CARRABASSETT VALLEY – At 11 years old, Alex Ellis of Kingfield is already well on his way to becoming an outdoors man.
“I’m outside as much as I can be,” he said, adding that he likes to ride his dirt bike and snowmobile, as well as climb trees, hunt and fish.
That’s why learning opportunities like the annual Conservation Field Day, which is offered to SAD 58 and Rangeley fifth graders each year, are so exciting for Ellis. On Thursday, students turned the woods surrounding the Sugarloaf Outdoor Center into their classroom. Subjects of the day included soil, aquatics, forestry and wildlife.
“A lot of kids like the outdoors, so when we learn outdoors, it is easier to concentrate rather than being cooped up in a classroom,” Ellis said. “Today I learned about different soils, what woodsmen do in the field and about different amphibious animals. We’re also just having fun and trying not to get bit by the bugs.”
The Franklin County Soil and Water Conservation District has put on the program every May for more than 15 years. Also known as “Mini -Envirothon,” Conservation Field Day has become a way to pique students’ interest to participate in the state’s Envirothon at the high school level.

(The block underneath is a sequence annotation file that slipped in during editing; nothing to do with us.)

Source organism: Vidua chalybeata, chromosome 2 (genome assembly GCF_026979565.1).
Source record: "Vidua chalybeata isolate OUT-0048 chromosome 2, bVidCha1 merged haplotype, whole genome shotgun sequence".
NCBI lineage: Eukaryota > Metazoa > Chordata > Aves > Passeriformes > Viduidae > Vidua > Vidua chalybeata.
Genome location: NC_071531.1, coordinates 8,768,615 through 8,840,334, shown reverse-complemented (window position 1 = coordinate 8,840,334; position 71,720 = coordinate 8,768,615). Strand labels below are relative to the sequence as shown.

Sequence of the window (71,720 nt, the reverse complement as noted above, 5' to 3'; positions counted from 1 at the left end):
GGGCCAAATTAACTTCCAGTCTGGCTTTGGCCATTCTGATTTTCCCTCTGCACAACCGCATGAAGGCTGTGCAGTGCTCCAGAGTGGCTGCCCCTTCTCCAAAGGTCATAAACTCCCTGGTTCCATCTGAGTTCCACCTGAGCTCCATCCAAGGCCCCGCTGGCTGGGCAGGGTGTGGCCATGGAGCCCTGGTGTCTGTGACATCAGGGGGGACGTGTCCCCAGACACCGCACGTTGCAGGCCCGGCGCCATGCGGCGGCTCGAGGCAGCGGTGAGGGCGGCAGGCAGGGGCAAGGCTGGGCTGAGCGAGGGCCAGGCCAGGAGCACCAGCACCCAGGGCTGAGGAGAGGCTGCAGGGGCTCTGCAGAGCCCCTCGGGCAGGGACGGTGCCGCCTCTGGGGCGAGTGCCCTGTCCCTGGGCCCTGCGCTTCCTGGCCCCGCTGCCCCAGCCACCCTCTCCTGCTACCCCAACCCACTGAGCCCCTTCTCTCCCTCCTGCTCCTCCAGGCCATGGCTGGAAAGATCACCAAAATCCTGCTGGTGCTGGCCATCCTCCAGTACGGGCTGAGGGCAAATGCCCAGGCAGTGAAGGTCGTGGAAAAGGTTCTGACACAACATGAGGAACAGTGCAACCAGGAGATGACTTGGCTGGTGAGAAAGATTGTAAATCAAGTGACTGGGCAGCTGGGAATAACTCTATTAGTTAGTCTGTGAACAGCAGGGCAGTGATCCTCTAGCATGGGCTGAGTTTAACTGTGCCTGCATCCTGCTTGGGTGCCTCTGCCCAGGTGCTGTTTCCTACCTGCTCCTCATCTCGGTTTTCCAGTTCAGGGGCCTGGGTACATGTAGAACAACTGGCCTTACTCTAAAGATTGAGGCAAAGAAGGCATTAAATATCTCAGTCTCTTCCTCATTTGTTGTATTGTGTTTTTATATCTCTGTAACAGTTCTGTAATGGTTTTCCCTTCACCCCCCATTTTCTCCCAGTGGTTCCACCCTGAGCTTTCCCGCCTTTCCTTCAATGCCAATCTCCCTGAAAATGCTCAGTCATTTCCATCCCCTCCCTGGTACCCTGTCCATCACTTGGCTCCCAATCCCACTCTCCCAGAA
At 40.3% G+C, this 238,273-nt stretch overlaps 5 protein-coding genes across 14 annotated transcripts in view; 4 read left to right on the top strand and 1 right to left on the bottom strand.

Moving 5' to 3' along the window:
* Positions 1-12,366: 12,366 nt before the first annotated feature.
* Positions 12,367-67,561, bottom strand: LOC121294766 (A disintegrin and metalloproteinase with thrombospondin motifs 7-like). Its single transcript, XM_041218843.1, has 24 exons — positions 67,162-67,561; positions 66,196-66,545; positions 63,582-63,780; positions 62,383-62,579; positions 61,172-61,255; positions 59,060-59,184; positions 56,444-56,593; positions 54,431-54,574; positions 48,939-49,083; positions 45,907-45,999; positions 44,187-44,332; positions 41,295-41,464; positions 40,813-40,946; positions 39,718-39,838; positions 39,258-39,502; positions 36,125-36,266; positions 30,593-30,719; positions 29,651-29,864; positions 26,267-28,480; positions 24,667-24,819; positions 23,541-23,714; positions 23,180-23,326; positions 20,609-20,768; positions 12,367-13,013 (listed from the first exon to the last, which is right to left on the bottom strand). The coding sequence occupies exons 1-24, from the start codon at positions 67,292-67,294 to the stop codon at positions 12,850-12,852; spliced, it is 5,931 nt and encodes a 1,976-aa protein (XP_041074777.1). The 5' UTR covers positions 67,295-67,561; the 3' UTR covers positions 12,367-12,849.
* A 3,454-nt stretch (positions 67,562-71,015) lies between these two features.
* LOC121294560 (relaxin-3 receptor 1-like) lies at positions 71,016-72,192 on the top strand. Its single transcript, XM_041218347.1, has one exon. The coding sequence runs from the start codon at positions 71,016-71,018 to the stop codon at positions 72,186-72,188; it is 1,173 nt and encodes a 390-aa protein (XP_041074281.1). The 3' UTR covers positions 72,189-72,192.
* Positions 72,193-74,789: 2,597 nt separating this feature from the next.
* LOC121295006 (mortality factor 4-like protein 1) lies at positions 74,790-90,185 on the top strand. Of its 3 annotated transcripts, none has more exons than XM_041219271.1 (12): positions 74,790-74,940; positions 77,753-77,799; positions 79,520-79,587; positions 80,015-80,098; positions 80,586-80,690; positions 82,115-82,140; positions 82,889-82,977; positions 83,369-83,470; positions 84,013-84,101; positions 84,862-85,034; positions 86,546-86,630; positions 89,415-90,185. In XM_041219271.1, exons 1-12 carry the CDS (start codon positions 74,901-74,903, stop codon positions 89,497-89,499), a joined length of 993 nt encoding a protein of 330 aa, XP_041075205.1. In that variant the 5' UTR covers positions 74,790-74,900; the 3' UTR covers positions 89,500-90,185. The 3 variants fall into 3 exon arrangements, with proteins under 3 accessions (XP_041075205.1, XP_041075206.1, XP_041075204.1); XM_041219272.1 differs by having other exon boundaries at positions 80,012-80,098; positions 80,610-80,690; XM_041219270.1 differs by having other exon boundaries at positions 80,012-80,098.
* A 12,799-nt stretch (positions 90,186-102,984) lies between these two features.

Soil and Water’s district manager and education coordinator Rosetta Thompson has been involved with the conservation day for 14 years. “It encourages students to learn about various natural resources and conservation issues,” she said. “It’s a good opportunity for kids to be one-to -one with natural resource experts in each area.”
This year’s presenters included International Paper foresters Aaron Boone and Rob Krantz, DEP biologist John Cullen, Inland Fisheries and Wildlife biologist Bob Cordes, forestry consultant Mike Kankainen and retired soil scientist Gary Hedstrom.
At the forester station, students learned about the many products made from trees. Of course, there are the obvious ones like paper, pencils, toilet paper and timbers. But did you know trees are also key ingredients in gum, Gatorade, Listerine and aspirin? Krantz explained that cellulose from wood, which makes trees stand up, also makes teeth white.
“And ever wonder why shave cream has kind of a woodsy scent?” he asked. Because trees are used in making the scent.
Many of the presenters have come back, year after year, to the Conservation Field Day.
Hedstrom, who formerly worked for the Maine Department of Agriculture as a soil scientist, has volunteered his time for 15 years because he sees the value of the program. “The students get hands-on learning here,” he said. “It’s hard to bring all this into a classroom. They can come out here and see the soil as as part of the landscape and how it affects the vegetation.”
Cullen also has been involved many years and is active in the Envirothon at the high school level. He spent Thursday looking for aquatic creatures with the students.
“It’s a chance to get out and talk to the kids. It’s kind of fun,” he added. “And they seem to enjoy it.”
Rangeley science teacher Barbara Jennings, also a 15-year veteran of the program, said the students aren’t the only ones having a good time.
“I still love doing it,” she said. “Every year I learn something new. I also get to watch the kids learning, which is always fun.”